The Eye of the Palm

Updated: Aug 27, 2019

When she’s not prospecting palm fronds on her family’s date plantation or crafting transcendent jewellery pieces, Azza Al Qubaisi is in her studio at the Cultural Foundation making something, anything.


Azza Al Qubaisi is a trailblazer, and her pieces reflect her thought-provoking perceptions of nature while preserving local traditions. Respectful of the past, she wants to pave the way for a new wave of Emirati artists. Yalla was lucky to catch up with Azza.


Spiraling rapidly towards the sky, you can’t miss the rusting mild steel palm tree installation when you enter the Cultural Foundation. The sculpture is an elegant — if not poetic — reminder of the intricate details that can emerge from looking closely at any given object.


We walk through her commissioned sculpture, Foundation of Life, on view in the lobby of the Cultural Foundation. “While I have worked in so many materials from 24k gold to asphalt, mild steel is my favourite medium,” Azza explains. “It feels earthy. I love how it rusts and ages. To me, it feels alive.”


Azza makes everything, but she first made a name for herself in jewellery design. She’s famous locally and internationally for her one-of-a-kind jewels. With this piece, she broke away from the limitations of wearable art, saying, “I wanted to create an artwork where the human feels small in relation to the art. In jewellery, the human wears it because it’s small, and it fits you.


Here, the sculpture wears the viewer.” And, it does. One feels quite small within it. As you spiral within the installation, the journey is dizzying, much like Azza’s own life experiences. “Palms reflect my identity. A decade ago, I pondered what it means to be Emirati. Is it how we dress, what we wear or eat? I had so many questions and debates with other artists. In the end, I decided to listen only to the inner me, what it meant for me to be Emirati. Collectively, it can be many things. Individually, we all have a different journey in life and experience of our nationality.”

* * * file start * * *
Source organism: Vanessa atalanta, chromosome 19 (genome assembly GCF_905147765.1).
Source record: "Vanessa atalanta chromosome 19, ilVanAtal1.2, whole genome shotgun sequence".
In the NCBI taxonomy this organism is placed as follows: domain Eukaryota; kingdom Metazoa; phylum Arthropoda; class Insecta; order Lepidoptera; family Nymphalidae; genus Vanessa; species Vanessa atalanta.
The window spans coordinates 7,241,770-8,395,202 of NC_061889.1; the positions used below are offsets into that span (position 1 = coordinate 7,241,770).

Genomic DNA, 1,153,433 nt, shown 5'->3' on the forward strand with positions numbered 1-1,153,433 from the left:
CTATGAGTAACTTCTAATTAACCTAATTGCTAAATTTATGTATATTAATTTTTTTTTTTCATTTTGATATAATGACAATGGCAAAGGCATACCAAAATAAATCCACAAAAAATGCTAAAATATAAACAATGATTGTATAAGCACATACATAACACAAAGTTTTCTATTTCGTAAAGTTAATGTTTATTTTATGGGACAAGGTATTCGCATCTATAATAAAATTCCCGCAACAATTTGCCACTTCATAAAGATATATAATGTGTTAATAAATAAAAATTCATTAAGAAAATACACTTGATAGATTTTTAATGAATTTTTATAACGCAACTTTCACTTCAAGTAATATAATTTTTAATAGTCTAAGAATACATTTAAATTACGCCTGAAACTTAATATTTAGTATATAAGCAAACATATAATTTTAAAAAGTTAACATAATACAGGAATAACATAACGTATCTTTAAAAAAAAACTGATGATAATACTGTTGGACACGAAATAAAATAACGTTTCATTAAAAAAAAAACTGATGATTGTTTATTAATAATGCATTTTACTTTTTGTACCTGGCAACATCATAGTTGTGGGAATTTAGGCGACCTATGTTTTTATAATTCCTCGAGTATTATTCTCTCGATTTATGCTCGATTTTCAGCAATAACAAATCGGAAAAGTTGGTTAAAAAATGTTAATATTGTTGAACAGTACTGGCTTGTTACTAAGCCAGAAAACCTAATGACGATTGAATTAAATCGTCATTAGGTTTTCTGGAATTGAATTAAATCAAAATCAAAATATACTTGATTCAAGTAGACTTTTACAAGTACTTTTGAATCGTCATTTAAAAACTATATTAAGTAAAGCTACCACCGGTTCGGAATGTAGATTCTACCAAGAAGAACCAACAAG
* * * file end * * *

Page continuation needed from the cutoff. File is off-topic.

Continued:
“This spiral reflects my journey: the people I’ve met through life and my growth because we never become less of who we are; we have no choice but to grow. You only become more as you walk through life and people influence you, the ups and downs, and the losses and gains. I used palms to represent my journey. I tried to mimic nature as best I could.”


Azza adds, “things in nature rarely grow symmetrically, much like our journey through life — things often go off course. When we go off course, we find the interesting bits, and I try to capture those offshoots in my art.”


On the significance of working at this location, Azza says, “I have worked very closely with the Foundation in advance of its reopening since my first solo exhibition here in 2004. The Foundation is very meaningful to many UAE artists, because most of us got our start here in one way or another. It is both my mission and that of the Foundation to help more artists find their calling.”


See Azza’s work and visit her workshop at the Cultural Foundation.



Published on March 2019

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